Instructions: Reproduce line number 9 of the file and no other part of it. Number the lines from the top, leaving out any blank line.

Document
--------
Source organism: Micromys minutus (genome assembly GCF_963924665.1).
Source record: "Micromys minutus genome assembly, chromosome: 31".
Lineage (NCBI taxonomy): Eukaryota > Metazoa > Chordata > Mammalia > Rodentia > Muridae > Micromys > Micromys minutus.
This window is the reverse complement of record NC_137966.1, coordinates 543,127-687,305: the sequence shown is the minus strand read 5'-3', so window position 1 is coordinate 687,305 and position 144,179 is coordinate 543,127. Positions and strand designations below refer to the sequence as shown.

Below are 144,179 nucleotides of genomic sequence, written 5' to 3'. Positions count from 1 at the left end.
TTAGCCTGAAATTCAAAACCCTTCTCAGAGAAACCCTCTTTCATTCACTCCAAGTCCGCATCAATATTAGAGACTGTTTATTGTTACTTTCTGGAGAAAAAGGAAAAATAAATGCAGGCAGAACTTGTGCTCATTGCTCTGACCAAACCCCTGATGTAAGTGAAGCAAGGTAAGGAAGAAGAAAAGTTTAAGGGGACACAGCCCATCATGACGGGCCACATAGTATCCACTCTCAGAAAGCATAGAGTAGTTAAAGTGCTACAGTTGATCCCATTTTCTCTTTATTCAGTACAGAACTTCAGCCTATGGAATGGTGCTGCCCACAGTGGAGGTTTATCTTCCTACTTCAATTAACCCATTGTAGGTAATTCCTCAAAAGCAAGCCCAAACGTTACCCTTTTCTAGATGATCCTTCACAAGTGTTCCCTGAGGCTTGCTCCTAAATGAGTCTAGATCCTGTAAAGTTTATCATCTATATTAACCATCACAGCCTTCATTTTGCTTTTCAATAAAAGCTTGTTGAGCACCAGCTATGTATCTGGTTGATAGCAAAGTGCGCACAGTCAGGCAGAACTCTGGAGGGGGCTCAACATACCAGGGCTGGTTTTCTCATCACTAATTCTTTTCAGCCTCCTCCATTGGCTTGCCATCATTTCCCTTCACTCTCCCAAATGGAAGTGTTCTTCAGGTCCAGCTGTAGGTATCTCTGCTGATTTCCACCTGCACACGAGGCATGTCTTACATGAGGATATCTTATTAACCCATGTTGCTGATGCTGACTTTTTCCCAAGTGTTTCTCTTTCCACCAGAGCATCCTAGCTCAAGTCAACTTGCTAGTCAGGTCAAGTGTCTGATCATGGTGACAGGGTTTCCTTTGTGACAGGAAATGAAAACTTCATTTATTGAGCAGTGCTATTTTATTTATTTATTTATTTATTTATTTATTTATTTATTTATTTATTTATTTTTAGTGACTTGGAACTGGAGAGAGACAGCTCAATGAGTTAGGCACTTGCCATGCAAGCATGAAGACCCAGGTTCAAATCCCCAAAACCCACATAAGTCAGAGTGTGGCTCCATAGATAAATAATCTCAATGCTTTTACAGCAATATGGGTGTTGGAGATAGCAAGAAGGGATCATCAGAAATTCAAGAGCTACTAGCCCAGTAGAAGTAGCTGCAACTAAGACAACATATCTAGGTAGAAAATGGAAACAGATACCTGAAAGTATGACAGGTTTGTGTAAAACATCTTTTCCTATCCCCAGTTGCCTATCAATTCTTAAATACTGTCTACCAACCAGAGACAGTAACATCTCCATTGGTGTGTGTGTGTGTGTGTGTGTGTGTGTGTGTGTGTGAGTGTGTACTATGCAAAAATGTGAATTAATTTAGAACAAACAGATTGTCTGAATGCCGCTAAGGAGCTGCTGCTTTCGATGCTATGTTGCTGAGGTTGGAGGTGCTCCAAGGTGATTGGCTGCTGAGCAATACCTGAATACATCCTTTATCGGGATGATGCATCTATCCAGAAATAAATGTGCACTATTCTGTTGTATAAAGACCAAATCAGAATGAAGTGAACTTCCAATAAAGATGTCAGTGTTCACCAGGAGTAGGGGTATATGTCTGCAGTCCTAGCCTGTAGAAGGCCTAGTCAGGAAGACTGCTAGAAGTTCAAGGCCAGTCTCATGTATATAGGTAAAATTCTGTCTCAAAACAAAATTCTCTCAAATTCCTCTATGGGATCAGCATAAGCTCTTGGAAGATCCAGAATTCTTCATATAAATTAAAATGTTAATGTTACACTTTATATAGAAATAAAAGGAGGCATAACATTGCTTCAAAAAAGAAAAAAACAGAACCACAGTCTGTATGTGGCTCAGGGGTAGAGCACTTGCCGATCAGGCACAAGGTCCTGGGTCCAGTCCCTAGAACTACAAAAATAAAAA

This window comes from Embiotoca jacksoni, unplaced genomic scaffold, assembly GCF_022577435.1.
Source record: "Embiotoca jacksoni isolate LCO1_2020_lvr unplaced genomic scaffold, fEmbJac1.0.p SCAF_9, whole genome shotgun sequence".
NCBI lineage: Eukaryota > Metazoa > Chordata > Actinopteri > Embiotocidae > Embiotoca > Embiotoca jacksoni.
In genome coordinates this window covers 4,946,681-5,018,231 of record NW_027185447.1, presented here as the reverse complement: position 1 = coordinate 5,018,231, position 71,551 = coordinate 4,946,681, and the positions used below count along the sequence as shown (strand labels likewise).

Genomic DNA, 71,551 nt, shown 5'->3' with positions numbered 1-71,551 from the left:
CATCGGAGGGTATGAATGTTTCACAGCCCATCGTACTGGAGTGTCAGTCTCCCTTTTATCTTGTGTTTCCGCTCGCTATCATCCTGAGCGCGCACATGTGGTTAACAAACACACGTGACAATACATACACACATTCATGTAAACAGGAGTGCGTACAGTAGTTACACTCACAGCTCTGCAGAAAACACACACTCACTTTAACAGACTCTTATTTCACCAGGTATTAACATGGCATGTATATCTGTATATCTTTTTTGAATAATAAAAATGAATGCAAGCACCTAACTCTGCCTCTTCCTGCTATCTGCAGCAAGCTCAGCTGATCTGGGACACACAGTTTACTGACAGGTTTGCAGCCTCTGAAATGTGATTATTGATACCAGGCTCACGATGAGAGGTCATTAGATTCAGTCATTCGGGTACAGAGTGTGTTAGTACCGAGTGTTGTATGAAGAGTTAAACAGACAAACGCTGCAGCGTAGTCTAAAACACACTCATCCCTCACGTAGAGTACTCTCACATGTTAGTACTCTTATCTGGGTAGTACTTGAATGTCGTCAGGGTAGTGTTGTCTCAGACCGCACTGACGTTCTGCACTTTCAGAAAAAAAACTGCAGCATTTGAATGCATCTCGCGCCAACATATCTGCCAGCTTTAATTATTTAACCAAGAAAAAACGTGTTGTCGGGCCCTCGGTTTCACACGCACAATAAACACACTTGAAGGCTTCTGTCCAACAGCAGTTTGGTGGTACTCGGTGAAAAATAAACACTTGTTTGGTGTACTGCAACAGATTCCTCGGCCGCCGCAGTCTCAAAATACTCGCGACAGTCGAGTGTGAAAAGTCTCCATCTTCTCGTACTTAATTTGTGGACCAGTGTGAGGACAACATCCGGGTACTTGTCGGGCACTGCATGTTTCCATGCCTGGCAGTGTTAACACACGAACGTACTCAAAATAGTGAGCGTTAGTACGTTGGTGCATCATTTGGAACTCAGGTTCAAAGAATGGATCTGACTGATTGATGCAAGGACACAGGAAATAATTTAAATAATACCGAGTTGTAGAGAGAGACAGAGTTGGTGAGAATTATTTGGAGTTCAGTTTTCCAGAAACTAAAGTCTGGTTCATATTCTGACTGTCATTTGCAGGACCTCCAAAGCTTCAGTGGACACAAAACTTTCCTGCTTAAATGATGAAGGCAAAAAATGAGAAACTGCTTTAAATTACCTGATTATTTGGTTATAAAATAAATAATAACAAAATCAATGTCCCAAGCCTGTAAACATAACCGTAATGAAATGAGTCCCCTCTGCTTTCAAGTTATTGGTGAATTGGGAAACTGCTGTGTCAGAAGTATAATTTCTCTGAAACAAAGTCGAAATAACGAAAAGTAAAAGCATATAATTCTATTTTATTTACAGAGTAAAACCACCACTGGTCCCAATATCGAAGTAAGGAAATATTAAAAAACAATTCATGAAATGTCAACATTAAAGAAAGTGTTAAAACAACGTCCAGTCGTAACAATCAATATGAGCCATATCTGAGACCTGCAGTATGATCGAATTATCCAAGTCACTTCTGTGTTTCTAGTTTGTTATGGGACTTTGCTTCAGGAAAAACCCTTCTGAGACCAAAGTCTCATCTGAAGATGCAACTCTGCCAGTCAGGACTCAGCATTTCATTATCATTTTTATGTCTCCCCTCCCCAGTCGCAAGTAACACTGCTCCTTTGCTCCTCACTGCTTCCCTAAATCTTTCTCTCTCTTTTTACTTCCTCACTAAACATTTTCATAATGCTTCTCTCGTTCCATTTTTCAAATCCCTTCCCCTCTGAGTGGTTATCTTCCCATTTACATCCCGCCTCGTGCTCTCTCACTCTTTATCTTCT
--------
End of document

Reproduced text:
NCBI lineage: Eukaryota > Metazoa > Chordata > Actinopteri > Embiotocidae > Embiotoca > Embiotoca jacksoni.